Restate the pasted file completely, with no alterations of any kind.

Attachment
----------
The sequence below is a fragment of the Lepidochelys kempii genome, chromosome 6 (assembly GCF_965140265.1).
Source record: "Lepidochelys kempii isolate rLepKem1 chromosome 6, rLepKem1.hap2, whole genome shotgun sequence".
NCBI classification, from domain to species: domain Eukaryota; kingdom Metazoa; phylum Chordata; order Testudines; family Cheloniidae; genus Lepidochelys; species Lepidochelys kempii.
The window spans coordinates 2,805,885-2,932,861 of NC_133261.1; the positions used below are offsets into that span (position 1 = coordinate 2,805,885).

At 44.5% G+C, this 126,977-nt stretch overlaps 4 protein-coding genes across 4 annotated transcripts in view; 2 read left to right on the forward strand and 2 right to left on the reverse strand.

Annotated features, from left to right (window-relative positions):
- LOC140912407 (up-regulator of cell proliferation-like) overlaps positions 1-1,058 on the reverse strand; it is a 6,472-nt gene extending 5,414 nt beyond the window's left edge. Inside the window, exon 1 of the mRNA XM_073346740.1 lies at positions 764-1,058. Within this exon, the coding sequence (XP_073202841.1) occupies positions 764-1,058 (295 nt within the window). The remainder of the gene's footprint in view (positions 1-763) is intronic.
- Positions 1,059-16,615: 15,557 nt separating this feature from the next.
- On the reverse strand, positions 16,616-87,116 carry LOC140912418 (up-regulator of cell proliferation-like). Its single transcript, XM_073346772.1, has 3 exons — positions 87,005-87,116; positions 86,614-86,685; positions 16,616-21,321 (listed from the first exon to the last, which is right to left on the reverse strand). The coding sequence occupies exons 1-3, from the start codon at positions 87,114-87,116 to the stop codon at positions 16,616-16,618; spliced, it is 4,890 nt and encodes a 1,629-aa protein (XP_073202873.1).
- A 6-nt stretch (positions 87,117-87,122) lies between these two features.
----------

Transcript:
The sequence below is a fragment of the Lepidochelys kempii genome, chromosome 6 (assembly GCF_965140265.1).
Source record: "Lepidochelys kempii isolate rLepKem1 chromosome 6, rLepKem1.hap2, whole genome shotgun sequence".
NCBI classification, from domain to species: domain Eukaryota; kingdom Metazoa; phylum Chordata; order Testudines; family Cheloniidae; genus Lepidochelys; species Lepidochelys kempii.
The window spans coordinates 2,805,885-2,932,861 of NC_133261.1; the positions used below are offsets into that span (position 1 = coordinate 2,805,885).

At 44.5% G+C, this 126,977-nt stretch overlaps 4 protein-coding genes across 4 annotated transcripts in view; 2 read left to right on the forward strand and 2 right to left on the reverse strand.

Annotated features, from left to right (window-relative positions):
- LOC140912407 (up-regulator of cell proliferation-like) overlaps positions 1-1,058 on the reverse strand; it is a 6,472-nt gene extending 5,414 nt beyond the window's left edge. Inside the window, exon 1 of the mRNA XM_073346740.1 lies at positions 764-1,058. Within this exon, the coding sequence (XP_073202841.1) occupies positions 764-1,058 (295 nt within the window). The remainder of the gene's footprint in view (positions 1-763) is intronic.
- Positions 1,059-16,615: 15,557 nt separating this feature from the next.
- On the reverse strand, positions 16,616-87,116 carry LOC140912418 (up-regulator of cell proliferation-like). Its single transcript, XM_073346772.1, has 3 exons — positions 87,005-87,116; positions 86,614-86,685; positions 16,616-21,321 (listed from the first exon to the last, which is right to left on the reverse strand). The coding sequence occupies exons 1-3, from the start codon at positions 87,114-87,116 to the stop codon at positions 16,616-16,618; spliced, it is 4,890 nt and encodes a 1,629-aa protein (XP_073202873.1).
- A 6-nt stretch (positions 87,117-87,122) lies between these two features.